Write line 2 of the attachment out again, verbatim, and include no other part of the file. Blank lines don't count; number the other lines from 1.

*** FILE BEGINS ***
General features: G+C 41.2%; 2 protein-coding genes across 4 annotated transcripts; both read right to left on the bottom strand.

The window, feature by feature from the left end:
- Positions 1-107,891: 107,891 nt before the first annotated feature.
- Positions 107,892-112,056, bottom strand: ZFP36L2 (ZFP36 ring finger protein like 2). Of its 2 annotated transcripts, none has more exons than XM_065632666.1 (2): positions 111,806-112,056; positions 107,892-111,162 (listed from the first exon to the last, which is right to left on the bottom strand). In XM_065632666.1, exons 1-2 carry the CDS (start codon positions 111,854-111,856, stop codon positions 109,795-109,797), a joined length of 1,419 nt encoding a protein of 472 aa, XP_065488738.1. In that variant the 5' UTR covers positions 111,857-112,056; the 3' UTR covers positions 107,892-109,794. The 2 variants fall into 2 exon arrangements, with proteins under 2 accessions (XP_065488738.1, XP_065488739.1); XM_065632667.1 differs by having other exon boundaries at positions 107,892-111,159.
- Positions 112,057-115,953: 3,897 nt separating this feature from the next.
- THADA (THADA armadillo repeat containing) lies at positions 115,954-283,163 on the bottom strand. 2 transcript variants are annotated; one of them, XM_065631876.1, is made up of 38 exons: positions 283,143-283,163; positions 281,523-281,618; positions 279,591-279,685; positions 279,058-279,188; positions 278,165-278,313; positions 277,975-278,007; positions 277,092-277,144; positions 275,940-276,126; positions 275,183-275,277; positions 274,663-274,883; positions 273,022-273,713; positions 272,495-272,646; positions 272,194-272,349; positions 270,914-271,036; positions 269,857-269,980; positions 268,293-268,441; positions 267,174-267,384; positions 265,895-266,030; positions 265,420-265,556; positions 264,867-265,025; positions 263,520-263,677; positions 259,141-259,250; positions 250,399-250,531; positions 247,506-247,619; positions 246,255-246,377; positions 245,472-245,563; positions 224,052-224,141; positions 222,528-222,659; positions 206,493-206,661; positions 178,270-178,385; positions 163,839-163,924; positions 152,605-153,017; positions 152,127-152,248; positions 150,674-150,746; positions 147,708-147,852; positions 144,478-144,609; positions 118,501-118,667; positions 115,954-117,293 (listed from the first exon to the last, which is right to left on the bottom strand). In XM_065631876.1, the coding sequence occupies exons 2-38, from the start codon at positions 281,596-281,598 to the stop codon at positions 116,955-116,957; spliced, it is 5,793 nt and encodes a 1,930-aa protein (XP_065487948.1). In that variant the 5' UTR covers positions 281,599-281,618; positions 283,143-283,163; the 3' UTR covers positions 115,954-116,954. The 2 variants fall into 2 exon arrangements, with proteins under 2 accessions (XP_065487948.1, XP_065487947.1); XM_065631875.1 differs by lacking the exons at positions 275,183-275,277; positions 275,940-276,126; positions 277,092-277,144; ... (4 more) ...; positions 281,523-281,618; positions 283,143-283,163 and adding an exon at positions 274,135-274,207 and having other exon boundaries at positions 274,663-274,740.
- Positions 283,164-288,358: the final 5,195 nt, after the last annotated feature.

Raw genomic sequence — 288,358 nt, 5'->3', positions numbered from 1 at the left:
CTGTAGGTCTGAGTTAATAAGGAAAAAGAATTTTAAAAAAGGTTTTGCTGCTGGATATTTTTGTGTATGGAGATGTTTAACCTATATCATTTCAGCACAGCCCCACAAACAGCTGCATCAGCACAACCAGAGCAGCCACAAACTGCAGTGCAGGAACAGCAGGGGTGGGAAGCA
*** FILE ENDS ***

The window, feature by feature from the left end: